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Using Monorail to Solve Lighting Challenges

Blok Low Voltage Pendant by Tech Lighting

Using Monorail to Solve Lighting Challenges

With simple installation, a minimalist look and a vast variety of decorative options
to choose from, monorail lighting is an elegant solution for a wide array of lighting needs.

One of our favorite design-centric solutions for what we know as track lighting is monorail: a slim, ribbon-shaped, low-voltage lighting system that is both elegant and functional for adding light to spaces with various lighting needs.

Better than normal 120-volt track lighting—which can be bulky because it has robust insulation—monorail has a minimal profile, a wide variety of choices in low-voltage pendants and spot or linear heads to install on the rail, and it meets today’s clean aesthetic to beautifully complement the architecture in any home or commercial space.

When Monorail Can Solve a Lighting Challenge

Challenge Solution
Lighting is needed in places where electrical isn’t available. Monorail can be run from an existing junction box to various places in the room.
The ceiling is so high, lighting needs to be brought down to human scale. With ceiling mount options, monorail can be suspended from the ceiling down to a comfortable height.
The ceiling is vaulted. Monorail offers several vault adapter options.
A space’s function changes, and lighting fixtures need to be relocated. Monorail allows for rearrangement of spot heads, linear heads and pendants along the system. It also allows future refresh from older monorail heads and pendants to new ones.
A space has an “S” shape or curved walls. Monorail can be pre-bent or curved upon order. Post-order, it’s also hand-bendable and field-cuttable.
One space needs general, task and accent lighting, with one simple configuration. Spot and linear heads can be rotated or pivoted to aim light where needed.
Artwork should be highlighted. Monorail hosts a wide variety of spot heads, including those most appropriate to bring attention to artwork.
A remodeled space demands a remodeled light scheme. Monorail can be installed with a single power source without the hassle of dealing with existing stud configuration or breaking into a ceiling.

Here, the monorail is curved and has spot heads to light the varying work areas in the kitchen.

Questions to Ask Yourself First

How many lights—and what kind of heads and pendants—do you want to add to your system to achieve your lighting design? Think about the room’s function (or multiple functions) and whether there are any architectural features you want to emphasize. While monorail runs shouldn’t be longer than 30 feet either way from the power feed, runs can be lengthened with additional power feeds.

Will you need a remote or surface-mounted transformer? If this is new construction, choose a remote transformer that can be hidden in a nearby, accessible space such as a cabinet or closet. For existing construction, choose a surface mount transformer; it will be visible as part of the monorail configuration, but there are many unobtrusive and sleek models out there.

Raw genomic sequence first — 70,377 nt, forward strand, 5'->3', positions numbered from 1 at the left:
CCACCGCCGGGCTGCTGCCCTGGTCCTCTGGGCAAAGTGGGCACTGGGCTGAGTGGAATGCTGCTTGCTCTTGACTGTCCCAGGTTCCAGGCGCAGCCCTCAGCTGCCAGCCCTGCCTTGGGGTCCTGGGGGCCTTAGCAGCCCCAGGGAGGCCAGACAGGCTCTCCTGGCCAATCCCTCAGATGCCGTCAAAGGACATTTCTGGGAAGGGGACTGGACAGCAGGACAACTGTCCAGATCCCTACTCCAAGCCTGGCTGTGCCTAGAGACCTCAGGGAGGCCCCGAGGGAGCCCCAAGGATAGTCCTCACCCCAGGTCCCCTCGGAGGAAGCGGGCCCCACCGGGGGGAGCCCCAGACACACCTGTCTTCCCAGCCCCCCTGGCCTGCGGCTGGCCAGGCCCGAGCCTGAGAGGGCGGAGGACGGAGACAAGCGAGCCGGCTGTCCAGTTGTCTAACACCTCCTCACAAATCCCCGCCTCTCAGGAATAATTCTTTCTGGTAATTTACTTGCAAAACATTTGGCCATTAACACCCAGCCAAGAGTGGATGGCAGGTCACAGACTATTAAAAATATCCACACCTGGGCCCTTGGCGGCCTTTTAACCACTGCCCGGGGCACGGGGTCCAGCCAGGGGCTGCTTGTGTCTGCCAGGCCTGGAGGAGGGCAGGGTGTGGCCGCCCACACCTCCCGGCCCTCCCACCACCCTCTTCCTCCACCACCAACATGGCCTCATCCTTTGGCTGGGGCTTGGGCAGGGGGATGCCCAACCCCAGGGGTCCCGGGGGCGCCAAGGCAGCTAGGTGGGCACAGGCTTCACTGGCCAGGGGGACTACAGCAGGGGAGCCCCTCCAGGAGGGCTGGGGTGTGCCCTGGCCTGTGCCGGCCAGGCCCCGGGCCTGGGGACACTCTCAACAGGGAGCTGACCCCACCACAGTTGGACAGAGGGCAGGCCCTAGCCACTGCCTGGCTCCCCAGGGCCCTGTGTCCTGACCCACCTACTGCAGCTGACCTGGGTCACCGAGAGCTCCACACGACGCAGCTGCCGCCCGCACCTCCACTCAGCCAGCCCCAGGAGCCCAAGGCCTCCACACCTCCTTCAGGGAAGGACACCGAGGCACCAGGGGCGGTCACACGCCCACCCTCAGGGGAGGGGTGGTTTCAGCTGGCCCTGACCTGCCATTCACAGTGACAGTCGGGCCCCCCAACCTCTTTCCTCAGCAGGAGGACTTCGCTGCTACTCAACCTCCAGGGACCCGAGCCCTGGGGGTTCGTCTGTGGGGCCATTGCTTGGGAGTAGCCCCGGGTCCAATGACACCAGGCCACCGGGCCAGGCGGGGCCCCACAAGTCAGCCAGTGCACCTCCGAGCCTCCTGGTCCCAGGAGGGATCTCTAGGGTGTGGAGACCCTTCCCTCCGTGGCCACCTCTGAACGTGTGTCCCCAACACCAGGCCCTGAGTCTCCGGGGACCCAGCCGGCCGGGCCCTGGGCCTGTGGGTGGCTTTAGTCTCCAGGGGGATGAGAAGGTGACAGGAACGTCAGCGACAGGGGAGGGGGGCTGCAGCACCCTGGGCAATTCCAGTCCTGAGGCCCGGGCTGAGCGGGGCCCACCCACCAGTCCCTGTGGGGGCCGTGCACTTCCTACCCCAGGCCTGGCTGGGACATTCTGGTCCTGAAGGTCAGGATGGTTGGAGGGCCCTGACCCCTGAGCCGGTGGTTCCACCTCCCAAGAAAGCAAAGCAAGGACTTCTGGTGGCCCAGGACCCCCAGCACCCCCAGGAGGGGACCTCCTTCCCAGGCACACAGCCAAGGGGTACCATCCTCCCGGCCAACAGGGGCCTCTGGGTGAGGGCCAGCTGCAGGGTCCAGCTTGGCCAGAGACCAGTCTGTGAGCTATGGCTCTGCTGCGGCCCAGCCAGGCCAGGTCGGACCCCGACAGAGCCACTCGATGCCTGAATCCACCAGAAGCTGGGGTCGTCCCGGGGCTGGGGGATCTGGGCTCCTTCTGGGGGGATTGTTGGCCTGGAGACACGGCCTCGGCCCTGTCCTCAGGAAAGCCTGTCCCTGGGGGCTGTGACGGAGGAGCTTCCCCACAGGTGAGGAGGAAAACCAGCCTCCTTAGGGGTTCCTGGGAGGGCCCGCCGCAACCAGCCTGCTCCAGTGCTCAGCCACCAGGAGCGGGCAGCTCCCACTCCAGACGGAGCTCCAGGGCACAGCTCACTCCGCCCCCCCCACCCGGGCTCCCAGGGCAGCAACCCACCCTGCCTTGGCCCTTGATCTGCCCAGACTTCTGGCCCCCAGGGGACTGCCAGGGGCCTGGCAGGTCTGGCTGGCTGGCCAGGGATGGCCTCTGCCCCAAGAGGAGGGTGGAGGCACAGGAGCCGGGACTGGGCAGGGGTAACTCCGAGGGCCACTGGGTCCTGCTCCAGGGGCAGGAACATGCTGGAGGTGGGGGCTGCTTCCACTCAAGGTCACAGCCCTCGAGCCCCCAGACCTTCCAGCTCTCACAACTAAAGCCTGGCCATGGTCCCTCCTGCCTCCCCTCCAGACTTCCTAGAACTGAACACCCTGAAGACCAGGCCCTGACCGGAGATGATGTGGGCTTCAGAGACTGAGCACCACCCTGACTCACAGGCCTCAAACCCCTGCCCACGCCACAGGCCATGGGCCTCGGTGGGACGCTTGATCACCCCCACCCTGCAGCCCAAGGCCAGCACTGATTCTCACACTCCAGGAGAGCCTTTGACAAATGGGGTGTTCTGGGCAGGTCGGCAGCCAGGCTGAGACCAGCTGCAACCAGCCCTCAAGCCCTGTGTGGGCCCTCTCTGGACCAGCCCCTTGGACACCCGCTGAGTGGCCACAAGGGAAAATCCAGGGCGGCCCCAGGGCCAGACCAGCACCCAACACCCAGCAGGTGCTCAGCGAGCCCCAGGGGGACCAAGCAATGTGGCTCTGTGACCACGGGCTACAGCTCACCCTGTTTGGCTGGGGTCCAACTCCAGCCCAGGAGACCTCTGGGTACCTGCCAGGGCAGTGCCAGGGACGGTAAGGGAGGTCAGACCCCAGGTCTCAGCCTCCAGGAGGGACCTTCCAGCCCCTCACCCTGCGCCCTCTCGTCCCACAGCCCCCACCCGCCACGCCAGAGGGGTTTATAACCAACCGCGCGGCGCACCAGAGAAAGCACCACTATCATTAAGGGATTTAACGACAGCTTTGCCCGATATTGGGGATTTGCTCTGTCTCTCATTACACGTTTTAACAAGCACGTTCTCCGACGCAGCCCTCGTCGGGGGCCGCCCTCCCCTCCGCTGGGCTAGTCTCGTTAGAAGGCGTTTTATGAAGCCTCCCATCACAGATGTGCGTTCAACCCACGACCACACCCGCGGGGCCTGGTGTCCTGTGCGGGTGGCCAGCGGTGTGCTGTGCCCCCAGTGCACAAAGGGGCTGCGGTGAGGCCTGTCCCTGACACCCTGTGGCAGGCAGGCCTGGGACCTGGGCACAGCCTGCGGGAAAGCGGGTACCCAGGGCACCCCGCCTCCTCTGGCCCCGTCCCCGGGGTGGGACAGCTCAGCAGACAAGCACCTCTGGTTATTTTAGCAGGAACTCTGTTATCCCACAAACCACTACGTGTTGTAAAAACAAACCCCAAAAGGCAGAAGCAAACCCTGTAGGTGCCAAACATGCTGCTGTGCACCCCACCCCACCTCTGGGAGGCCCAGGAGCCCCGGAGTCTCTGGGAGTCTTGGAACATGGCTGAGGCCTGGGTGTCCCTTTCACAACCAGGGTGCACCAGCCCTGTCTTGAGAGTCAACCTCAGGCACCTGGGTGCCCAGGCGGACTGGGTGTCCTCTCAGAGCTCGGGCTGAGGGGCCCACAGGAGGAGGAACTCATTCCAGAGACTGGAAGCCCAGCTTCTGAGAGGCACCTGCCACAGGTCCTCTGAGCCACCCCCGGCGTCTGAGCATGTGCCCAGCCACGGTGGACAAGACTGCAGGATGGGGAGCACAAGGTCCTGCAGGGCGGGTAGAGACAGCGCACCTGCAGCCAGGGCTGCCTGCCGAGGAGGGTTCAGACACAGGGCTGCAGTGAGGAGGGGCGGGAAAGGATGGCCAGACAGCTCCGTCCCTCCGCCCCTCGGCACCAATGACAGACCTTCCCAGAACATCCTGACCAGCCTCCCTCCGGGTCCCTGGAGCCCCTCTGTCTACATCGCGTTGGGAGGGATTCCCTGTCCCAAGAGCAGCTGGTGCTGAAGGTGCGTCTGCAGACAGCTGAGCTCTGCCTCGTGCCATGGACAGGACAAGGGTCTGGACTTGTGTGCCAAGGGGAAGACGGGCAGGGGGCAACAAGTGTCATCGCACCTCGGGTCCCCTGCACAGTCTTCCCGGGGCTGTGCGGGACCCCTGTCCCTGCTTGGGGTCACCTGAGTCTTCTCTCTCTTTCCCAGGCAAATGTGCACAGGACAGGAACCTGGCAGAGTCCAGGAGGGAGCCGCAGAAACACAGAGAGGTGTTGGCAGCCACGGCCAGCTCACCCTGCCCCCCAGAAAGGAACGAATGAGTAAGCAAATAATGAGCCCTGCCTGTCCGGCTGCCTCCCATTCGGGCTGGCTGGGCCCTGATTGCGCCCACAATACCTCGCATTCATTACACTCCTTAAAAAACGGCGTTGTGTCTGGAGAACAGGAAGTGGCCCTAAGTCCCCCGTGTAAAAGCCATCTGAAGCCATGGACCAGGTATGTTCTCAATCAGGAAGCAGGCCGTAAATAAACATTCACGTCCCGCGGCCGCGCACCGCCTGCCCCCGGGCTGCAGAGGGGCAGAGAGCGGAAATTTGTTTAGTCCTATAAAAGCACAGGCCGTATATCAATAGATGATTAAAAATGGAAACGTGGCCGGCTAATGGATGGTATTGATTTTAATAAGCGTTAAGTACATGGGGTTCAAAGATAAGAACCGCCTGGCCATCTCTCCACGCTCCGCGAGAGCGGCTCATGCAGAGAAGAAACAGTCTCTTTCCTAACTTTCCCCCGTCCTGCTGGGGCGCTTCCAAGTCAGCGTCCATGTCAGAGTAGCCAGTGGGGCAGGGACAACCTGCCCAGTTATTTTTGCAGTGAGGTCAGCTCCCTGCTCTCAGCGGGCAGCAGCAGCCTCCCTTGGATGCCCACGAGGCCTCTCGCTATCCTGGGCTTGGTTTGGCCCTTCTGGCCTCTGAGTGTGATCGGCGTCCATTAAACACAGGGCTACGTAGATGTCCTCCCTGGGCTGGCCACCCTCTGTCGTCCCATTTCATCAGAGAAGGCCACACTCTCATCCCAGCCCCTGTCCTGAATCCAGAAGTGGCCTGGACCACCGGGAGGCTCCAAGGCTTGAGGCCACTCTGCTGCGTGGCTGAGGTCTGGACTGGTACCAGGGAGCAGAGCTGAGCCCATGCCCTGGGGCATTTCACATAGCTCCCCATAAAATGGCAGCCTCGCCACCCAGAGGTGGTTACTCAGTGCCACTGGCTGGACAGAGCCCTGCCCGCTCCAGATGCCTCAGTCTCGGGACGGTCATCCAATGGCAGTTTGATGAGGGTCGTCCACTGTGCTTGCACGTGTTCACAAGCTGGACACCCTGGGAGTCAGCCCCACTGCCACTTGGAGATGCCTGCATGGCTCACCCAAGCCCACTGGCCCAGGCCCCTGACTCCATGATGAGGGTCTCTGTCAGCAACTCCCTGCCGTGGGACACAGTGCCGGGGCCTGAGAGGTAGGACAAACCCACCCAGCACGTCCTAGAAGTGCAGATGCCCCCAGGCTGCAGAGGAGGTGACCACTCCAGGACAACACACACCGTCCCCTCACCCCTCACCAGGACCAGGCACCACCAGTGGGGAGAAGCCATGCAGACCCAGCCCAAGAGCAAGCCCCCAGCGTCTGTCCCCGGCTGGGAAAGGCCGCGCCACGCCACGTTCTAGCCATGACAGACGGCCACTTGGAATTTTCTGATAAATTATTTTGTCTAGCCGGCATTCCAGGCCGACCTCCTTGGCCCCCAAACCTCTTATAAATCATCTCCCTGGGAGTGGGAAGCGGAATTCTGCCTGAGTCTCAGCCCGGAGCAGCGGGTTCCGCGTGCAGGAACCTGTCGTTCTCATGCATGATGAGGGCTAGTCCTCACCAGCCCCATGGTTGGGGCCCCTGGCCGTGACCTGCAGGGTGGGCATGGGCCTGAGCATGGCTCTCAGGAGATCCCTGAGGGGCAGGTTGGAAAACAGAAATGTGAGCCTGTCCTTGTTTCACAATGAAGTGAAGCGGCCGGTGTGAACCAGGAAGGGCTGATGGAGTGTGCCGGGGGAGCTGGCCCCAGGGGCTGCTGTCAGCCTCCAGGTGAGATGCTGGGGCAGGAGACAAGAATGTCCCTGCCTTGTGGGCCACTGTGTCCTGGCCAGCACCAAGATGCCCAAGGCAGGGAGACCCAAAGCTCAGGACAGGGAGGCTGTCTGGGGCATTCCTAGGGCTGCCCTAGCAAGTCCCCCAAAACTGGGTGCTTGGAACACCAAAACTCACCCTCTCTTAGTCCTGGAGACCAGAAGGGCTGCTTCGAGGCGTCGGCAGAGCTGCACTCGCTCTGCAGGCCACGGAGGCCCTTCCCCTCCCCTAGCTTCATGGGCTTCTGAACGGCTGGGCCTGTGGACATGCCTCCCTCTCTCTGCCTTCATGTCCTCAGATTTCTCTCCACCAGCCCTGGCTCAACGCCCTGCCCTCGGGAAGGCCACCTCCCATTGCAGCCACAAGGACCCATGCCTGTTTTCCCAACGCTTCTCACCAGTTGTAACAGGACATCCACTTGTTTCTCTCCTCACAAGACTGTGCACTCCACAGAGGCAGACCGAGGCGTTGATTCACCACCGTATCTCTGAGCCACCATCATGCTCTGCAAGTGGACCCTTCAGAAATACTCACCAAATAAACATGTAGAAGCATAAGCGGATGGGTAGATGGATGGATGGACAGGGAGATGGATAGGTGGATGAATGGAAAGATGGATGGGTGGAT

Other considerations may include what are your preferred finishes and décor style; will the lighting system be a straight run, curved run or will it turn at a specific location along the rail; or how far down from the ceiling do you want to suspend the rail?

The owner of this kitchen used the Monorail lighting system to hang spot heads to provide task lighting for the prep area and pendants to provide general illumination.

The Anatomy of a Monorail System

All monorail’s power, standoff and fixture connections are shaped identically for design harmony. It’s rated for 300 watts at 12 volts and 600 watts at 24 volts. Each piece of rail is shipped with conductive connectors to join rail pieces end to end. To better understand how this lighting system works all together, below is a chart:

The Anatomy of a Monorail System
  1. The rail, which is the core of the Monorail lighting system
  2. Connectors for using multiple rail lengths (adjustable connectors are available for making turns)
  3. End caps to finish each end of the complete Monorail run
  4. Standoffs (adjustable or rigid) to support the rail and light fixtures
  5. Transformer (remote or surface mount) to convert line-voltage (120 volts) to safe, low-voltage electricity
  6. Power feed canopy (not required with surface mount transformers)
  7. Low-voltage spot heads (you can add linear heads and/or pendants as well)

In this home office, Lev linear heads are along the ModernRail lighting system to provide general illumination and accent lighting.

Two-Circuit Monorail

Two-circuit monorail offers even more flexibility. For example, if you want to place all pendants and spot heads on one rail, you can control them independently. This is perfect for the kitchen or any other space if you want to create different moods or provide light for varying functions. With any monorail system, consider getting a dimmer.

Monorail Kits

If what you want to light is fairly simple and you like the look of monorail, this lighting system is also available in kits. They come with every component needed—all you have to do is choose the low-voltage heads and/or pendants along with the kit’s transformer.

If you need more assistance with choosing your monorail lighting, call our lighting experts at 877.445.4486.